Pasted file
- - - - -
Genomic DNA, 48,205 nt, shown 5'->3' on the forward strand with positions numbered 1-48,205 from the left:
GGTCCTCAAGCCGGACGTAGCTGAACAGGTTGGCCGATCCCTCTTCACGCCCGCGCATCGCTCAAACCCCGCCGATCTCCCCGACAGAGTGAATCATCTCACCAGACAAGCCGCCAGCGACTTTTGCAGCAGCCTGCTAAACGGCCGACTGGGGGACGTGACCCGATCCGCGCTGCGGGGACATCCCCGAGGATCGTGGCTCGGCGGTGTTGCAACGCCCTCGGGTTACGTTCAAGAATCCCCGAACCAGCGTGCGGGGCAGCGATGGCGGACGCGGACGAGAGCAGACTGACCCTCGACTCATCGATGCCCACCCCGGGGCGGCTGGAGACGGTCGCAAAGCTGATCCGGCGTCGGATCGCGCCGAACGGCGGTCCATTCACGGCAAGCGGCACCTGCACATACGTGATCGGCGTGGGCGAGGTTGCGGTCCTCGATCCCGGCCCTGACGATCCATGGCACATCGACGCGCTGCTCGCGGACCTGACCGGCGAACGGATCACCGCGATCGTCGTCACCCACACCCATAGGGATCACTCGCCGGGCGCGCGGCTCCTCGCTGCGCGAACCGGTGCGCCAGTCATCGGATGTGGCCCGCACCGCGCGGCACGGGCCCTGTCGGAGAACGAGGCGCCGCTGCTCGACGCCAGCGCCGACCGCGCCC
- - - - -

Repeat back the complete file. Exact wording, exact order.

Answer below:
Genomic DNA, 48,205 nt, shown 5'->3' on the forward strand with positions numbered 1-48,205 from the left:
GGTCCTCAAGCCGGACGTAGCTGAACAGGTTGGCCGATCCCTCTTCACGCCCGCGCATCGCTCAAACCCCGCCGATCTCCCCGACAGAGTGAATCATCTCACCAGACAAGCCGCCAGCGACTTTTGCAGCAGCCTGCTAAACGGCCGACTGGGGGACGTGACCCGATCCGCGCTGCGGGGACATCCCCGAGGATCGTGGCTCGGCGGTGTTGCAACGCCCTCGGGTTACGTTCAAGAATCCCCGAACCAGCGTGCGGGGCAGCGATGGCGGACGCGGACGAGAGCAGACTGACCCTCGACTCATCGATGCCCACCCCGGGGCGGCTGGAGACGGTCGCAAAGCTGATCCGGCGTCGGATCGCGCCGAACGGCGGTCCATTCACGGCAAGCGGCACCTGCACATACGTGATCGGCGTGGGCGAGGTTGCGGTCCTCGATCCCGGCCCTGACGATCCATGGCACATCGACGCGCTGCTCGCGGACCTGACCGGCGAACGGATCACCGCGATCGTCGTCACCCACACCCATAGGGATCACTCGCCGGGCGCGCGGCTCCTCGCTGCGCGAACCGGTGCGCCAGTCATCGGATGTGGCCCGCACCGCGCGGCACGGGCCCTGTCGGAGAACGAGGCGCCGCTGCTCGACGCCAGCGCCGACCGCGCCC